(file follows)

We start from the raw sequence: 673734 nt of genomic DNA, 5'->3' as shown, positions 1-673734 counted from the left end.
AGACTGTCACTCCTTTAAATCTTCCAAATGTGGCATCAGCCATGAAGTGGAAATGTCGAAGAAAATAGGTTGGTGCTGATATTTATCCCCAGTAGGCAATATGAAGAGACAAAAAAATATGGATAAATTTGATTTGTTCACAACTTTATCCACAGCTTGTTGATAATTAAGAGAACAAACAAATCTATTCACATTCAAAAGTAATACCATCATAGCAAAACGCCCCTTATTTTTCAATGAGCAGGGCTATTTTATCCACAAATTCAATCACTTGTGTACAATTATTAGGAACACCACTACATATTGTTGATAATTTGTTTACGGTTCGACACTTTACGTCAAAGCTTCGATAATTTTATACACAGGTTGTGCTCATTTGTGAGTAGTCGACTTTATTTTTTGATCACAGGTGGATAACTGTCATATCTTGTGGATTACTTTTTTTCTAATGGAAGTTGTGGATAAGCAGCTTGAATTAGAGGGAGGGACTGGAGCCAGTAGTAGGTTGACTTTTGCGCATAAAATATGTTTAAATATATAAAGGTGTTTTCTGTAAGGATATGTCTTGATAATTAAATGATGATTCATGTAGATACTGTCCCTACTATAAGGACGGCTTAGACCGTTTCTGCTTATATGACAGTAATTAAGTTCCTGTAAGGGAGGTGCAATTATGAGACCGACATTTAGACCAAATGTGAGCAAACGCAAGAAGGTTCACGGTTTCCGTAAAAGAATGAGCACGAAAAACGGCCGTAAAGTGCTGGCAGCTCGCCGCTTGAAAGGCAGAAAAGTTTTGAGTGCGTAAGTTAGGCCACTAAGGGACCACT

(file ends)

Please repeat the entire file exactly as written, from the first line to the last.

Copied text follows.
We start from the raw sequence: 673734 nt of genomic DNA, 5'->3' as shown, positions 1-673734 counted from the left end.
AGACTGTCACTCCTTTAAATCTTCCAAATGTGGCATCAGCCATGAAGTGGAAATGTCGAAGAAAATAGGTTGGTGCTGATATTTATCCCCAGTAGGCAATATGAAGAGACAAAAAAATATGGATAAATTTGATTTGTTCACAACTTTATCCACAGCTTGTTGATAATTAAGAGAACAAACAAATCTATTCACATTCAAAAGTAATACCATCATAGCAAAACGCCCCTTATTTTTCAATGAGCAGGGCTATTTTATCCACAAATTCAATCACTTGTGTACAATTATTAGGAACACCACTACATATTGTTGATAATTTGTTTACGGTTCGACACTTTACGTCAAAGCTTCGATAATTTTATACACAGGTTGTGCTCATTTGTGAGTAGTCGACTTTATTTTTTGATCACAGGTGGATAACTGTCATATCTTGTGGATTACTTTTTTTCTAATGGAAGTTGTGGATAAGCAGCTTGAATTAGAGGGAGGGACTGGAGCCAGTAGTAGGTTGACTTTTGCGCATAAAATATGTTTAAATATATAAAGGTGTTTTCTGTAAGGATATGTCTTGATAATTAAATGATGATTCATGTAGATACTGTCCCTACTATAAGGACGGCTTAGACCGTTTCTGCTTATATGACAGTAATTAAGTTCCTGTAAGGGAGGTGCAATTATGAGACCGACATTTAGACCAAATGTGAGCAAACGCAAGAAGGTTCACGGTTTCCGTAAAAGAATGAGCACGAAAAACGGCCGTAAAGTGCTGGCAGCTCGCCGCTTGAAAGGCAGAAAAGTTTTGAGTGCGTAAGTTAGGCCACTAAGGGACCACT